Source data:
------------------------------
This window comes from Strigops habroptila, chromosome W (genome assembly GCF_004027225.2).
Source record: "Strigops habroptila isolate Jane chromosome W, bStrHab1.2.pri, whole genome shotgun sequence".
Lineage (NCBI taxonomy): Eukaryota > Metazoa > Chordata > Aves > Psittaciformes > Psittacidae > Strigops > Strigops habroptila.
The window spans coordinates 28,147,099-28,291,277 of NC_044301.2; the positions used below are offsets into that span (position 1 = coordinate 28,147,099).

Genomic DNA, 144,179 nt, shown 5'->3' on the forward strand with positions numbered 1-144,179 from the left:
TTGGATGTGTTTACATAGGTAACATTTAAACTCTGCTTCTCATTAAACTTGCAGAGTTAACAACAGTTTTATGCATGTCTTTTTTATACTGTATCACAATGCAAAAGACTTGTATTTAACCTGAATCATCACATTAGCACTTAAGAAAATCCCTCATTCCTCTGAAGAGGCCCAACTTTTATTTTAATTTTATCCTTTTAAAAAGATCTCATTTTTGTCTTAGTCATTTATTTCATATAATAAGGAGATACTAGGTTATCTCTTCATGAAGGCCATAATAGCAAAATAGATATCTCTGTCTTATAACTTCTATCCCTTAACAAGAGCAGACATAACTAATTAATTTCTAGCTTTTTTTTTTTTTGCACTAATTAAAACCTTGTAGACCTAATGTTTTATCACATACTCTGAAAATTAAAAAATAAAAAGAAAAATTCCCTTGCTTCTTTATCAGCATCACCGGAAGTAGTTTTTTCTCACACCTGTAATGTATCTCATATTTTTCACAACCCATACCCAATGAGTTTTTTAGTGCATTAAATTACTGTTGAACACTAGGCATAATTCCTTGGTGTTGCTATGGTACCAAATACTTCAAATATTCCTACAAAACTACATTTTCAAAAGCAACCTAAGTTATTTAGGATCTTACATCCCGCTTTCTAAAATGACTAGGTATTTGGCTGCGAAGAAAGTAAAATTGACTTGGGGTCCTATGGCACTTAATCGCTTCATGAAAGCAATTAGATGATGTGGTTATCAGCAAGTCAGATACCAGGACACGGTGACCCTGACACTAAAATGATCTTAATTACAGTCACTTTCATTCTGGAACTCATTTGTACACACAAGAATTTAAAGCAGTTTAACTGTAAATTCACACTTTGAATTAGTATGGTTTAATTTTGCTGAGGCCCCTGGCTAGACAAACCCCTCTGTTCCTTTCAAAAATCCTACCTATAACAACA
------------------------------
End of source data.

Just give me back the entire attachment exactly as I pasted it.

This window comes from Strigops habroptila, chromosome W (genome assembly GCF_004027225.2).
Source record: "Strigops habroptila isolate Jane chromosome W, bStrHab1.2.pri, whole genome shotgun sequence".
Lineage (NCBI taxonomy): Eukaryota > Metazoa > Chordata > Aves > Psittaciformes > Psittacidae > Strigops > Strigops habroptila.
The window spans coordinates 28,147,099-28,291,277 of NC_044301.2; the positions used below are offsets into that span (position 1 = coordinate 28,147,099).

Genomic DNA, 144,179 nt, shown 5'->3' on the forward strand with positions numbered 1-144,179 from the left:
TTGGATGTGTTTACATAGGTAACATTTAAACTCTGCTTCTCATTAAACTTGCAGAGTTAACAACAGTTTTATGCATGTCTTTTTTATACTGTATCACAATGCAAAAGACTTGTATTTAACCTGAATCATCACATTAGCACTTAAGAAAATCCCTCATTCCTCTGAAGAGGCCCAACTTTTATTTTAATTTTATCCTTTTAAAAAGATCTCATTTTTGTCTTAGTCATTTATTTCATATAATAAGGAGATACTAGGTTATCTCTTCATGAAGGCCATAATAGCAAAATAGATATCTCTGTCTTATAACTTCTATCCCTTAACAAGAGCAGACATAACTAATTAATTTCTAGCTTTTTTTTTTTTTGCACTAATTAAAACCTTGTAGACCTAATGTTTTATCACATACTCTGAAAATTAAAAAATAAAAAGAAAAATTCCCTTGCTTCTTTATCAGCATCACCGGAAGTAGTTTTTTCTCACACCTGTAATGTATCTCATATTTTTCACAACCCATACCCAATGAGTTTTTTAGTGCATTAAATTACTGTTGAACACTAGGCATAATTCCTTGGTGTTGCTATGGTACCAAATACTTCAAATATTCCTACAAAACTACATTTTCAAAAGCAACCTAAGTTATTTAGGATCTTACATCCCGCTTTCTAAAATGACTAGGTATTTGGCTGCGAAGAAAGTAAAATTGACTTGGGGTCCTATGGCACTTAATCGCTTCATGAAAGCAATTAGATGATGTGGTTATCAGCAAGTCAGATACCAGGACACGGTGACCCTGACACTAAAATGATCTTAATTACAGTCACTTTCATTCTGGAACTCATTTGTACACACAAGAATTTAAAGCAGTTTAACTGTAAATTCACACTTTGAATTAGTATGGTTTAATTTTGCTGAGGCCCCTGGCTAGACAAACCCCTCTGTTCCTTTCAAAAATCCTACCTATAACAACA